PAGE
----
The left foot is now pressed backward against the right foot, and with both feet extended, toes down, a nail is driven through the arch of each, leaving the knees moderately flexed. The Victim is now crucified. As He slowly sags down with more weight on the nails in the wrists, excruciating pain shoots along the fingers and up the arms to explode in the brain — the nails in the wrists are putting pressure on the median nerves.

As He pushes Himself upward to avoid this stretching torment, He places His full weight on the nail through His feet. Again there is the searing agony of the nail tearing through the nerves between the metatarsal bones of the feet.  At this point, as the arms fatigue, great waves of cramps sweep over the muscles, knotting them in deep, relentless, throbbing pain. With these cramps comes the inability to push Himself upward. Hanging by his arms, the pectoral muscles are paralyzed and the intercostal muscles are unable to act. Air can be drawn into the lungs, but cannot be exhaled. Jesus fights to raise Himself in order to get even one short breath. Finally, carbon dioxide builds up in the lungs and in the blood stream and the cramps partially subside. Spasmodically, he is able to push Himself upward to exhale and bring in the life-giving oxygen.

It was undoubtedly during these periods that He uttered the seven short sentences recorded: 

The first, looking down at the Roman soldiers throwing dice for His seamless garment, “Father, forgive them for they know not what they do.” 

The second, to the penitent thief, “Today thou shalt be with me in Paradise.” 

The third, looking down at the terrified, grief-stricken adolescent John — the beloved Apostle — he said, “Behold thy mother.” Then, looking to His mother Mary, “Woman behold thy son.” 

The fourth cry is from the beginning of the 22nd Psalm, “My God, my God, why has thou forsaken me?” 

Jesus experienced hours of limitless pain, cycles of twisting, joint-rending cramps, intermittent partial asphyxiation, searing pain where tissue is torn from His lacerated back as He moves up and down against the rough timber. Then another agony begins -- a terrible crushing pain deep in the chest as the pericardium slowly fills with serum and begins to compress the heart.  One remembers again the 22nd Psalm, the 14th verse: “I am poured out like water, and all my bones are out of joint; my heart is like wax; it is melted in the midst of my bowels.”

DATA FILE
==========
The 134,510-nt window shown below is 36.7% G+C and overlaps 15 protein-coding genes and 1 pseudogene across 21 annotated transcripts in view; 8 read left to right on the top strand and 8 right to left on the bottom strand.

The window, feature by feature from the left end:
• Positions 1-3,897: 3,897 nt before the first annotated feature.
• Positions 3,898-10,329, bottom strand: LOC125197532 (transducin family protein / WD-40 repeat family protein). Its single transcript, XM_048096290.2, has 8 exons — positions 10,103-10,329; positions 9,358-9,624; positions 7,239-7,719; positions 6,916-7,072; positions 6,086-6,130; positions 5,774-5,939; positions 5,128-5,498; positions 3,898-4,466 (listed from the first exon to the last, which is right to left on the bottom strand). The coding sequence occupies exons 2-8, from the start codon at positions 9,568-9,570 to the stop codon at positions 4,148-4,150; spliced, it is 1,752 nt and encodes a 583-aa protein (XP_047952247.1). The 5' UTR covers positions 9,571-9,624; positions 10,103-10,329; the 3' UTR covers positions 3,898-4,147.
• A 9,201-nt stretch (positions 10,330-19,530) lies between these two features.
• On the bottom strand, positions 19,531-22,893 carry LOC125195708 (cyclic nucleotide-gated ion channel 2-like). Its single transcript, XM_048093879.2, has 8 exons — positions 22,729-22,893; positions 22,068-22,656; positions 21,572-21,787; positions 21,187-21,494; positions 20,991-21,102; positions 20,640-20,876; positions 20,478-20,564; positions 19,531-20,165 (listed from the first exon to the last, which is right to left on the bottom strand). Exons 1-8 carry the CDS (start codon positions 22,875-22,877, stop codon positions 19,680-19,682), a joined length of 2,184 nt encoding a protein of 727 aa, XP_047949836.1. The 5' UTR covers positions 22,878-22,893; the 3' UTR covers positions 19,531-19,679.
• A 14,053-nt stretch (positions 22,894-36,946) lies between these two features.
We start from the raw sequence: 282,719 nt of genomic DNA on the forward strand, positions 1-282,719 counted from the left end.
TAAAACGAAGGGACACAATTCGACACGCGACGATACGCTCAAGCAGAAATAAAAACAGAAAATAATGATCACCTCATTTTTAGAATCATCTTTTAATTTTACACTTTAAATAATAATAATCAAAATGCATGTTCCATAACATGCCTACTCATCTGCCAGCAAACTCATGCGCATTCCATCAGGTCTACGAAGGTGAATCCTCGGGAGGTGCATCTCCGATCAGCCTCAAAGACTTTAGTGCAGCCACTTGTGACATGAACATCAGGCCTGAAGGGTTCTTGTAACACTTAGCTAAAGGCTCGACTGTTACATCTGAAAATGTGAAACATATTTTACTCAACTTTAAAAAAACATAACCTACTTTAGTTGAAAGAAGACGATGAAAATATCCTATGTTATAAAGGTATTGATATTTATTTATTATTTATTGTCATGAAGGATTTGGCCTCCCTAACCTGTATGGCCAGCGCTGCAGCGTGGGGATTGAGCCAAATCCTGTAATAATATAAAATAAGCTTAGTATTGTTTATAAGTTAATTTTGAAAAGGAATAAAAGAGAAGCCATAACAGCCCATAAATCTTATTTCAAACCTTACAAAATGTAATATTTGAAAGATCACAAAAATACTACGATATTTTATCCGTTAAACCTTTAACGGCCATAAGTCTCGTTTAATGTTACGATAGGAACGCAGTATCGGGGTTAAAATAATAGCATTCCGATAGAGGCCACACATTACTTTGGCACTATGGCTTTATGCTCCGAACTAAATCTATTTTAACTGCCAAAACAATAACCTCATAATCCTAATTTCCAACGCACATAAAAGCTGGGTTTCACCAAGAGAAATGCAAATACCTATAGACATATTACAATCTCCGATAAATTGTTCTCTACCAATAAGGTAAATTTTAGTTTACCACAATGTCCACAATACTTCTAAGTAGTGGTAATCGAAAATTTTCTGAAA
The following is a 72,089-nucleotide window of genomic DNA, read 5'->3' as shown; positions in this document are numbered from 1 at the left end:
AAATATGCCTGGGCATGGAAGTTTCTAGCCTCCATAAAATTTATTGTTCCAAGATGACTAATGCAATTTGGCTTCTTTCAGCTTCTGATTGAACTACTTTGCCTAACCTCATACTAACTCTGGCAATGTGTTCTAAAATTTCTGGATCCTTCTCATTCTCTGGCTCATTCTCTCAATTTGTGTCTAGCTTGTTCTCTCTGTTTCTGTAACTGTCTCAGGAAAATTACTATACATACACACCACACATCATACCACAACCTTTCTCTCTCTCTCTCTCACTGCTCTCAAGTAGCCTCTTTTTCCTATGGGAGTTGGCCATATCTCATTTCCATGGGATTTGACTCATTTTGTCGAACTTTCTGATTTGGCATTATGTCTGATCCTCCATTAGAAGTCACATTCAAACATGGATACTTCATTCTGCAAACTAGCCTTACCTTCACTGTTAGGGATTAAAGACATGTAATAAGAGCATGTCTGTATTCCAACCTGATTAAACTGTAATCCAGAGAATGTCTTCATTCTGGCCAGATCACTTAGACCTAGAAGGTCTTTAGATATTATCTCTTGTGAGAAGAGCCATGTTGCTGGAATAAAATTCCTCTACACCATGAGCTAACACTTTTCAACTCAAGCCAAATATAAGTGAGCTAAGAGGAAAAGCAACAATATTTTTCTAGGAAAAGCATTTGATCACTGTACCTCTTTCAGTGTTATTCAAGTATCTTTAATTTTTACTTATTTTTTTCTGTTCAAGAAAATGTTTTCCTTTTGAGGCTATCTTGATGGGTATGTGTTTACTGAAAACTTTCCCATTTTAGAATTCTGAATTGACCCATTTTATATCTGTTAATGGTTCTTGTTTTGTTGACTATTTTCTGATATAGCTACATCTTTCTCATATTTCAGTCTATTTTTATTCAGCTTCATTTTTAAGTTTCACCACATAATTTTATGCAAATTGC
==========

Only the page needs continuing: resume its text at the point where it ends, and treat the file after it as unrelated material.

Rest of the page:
It is now almost over. The loss of tissue fluids has reached a critical level; the compressed heart is struggling to pump heavy, thick, sluggish blood into the tissue; the tortured lungs are making a frantic effort to gasp in small gulps of air. The markedly dehydrated tissues send their flood of stimuli to the brain. Jesus gasps His fifth cry, “I thirst.”  One remembers another verse from the prophetic 22nd Psalm: “My strength is dried up like a potsherd; and my tongue cleaveth to my jaws; and thou has brought me into the dust of death.” A sponge soaked in posca, the cheap, sour wine which is the staple drink of the Roman legionaries, is lifted to His lips. He apparently doesn’t take any of the liquid.

The body of Jesus is now in extremes, and He can feel the chill of death creeping through His tissues. This realization brings out His sixth words, possibly little more than a tortured whisper, “It is finished.”  His mission of atonement has completed. Finally He can allow his body to die. 

With one last surge of strength, he once again presses His torn feet against the nail, straightens His legs, takes a deeper breath, and utters His seventh and last cry, “Father! Into thy hands I commit my spirit.” 

The rest you know. In order that the Sabbath not be profaned, the Jews asked that the condemned men be dispatched and removed from the crosses. The common method of ending a crucifixion was by crurifracture, the breaking of the bones of the legs. This prevented the victim from pushing himself upward; thus the tension could not be relieved from the muscles of the chest and rapid suffocation occurred. The legs of the two thieves were broken, but when the soldiers came to Jesus they saw that this was unnecessary. 

Apparently, to make doubly sure of death, the legionnaire drove his lance through the fifth interspace between the ribs, upward through the pericardium and into the heart. The 34th verse of the 19th chapter of the Gospel according to St. John reports: “And immediately there came out blood and water.” That is, there was an escape of water fluid from the sac surrounding the heart, giving postmortem evidence that Our Lord died not the usual crucifixion death by suffocation, but of heart failure (a broken heart) due to shock and constriction of the heart by fluid in the pericardium. 

Thus we have had our glimpse — including the medical evidence — of that epitome of evil which man has exhibited toward Man and toward God. It has been a terrible sight, and more than enough to leave us despondent and depressed. How grateful we can be that we have the great sequel in the infinite mercy of God toward man — at once the miracle of the atonement (at one ment) and the expectation of the triumphant Easter morning.